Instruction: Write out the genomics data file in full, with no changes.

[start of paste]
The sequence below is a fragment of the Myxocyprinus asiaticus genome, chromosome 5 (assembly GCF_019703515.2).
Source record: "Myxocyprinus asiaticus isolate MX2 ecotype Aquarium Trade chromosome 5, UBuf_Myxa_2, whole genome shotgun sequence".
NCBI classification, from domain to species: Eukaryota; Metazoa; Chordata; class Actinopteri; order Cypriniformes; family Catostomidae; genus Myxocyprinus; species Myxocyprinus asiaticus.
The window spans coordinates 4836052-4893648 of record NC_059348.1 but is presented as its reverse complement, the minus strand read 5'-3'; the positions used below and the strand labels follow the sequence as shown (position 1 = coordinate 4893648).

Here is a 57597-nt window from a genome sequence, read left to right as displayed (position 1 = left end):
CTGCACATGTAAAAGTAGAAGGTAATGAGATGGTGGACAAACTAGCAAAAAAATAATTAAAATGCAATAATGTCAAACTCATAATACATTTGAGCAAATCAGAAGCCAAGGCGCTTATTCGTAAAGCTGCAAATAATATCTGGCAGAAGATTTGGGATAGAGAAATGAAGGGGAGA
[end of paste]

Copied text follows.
The sequence below is a fragment of the Myxocyprinus asiaticus genome, chromosome 5 (assembly GCF_019703515.2).
Source record: "Myxocyprinus asiaticus isolate MX2 ecotype Aquarium Trade chromosome 5, UBuf_Myxa_2, whole genome shotgun sequence".
NCBI classification, from domain to species: Eukaryota; Metazoa; Chordata; class Actinopteri; order Cypriniformes; family Catostomidae; genus Myxocyprinus; species Myxocyprinus asiaticus.
The window spans coordinates 4836052-4893648 of record NC_059348.1 but is presented as its reverse complement, the minus strand read 5'-3'; the positions used below and the strand labels follow the sequence as shown (position 1 = coordinate 4893648).

Here is a 57597-nt window from a genome sequence, read left to right as displayed (position 1 = left end):
CTGCACATGTAAAAGTAGAAGGTAATGAGATGGTGGACAAACTAGCAAAAAAATAATTAAAATGCAATAATGTCAAACTCATAATACATTTGAGCAAATCAGAAGCCAAGGCGCTTATTCGTAAAGCTGCAAATAATATCTGGCAGAAGATTTGGGATAGAGAAATGAAGGGGAGA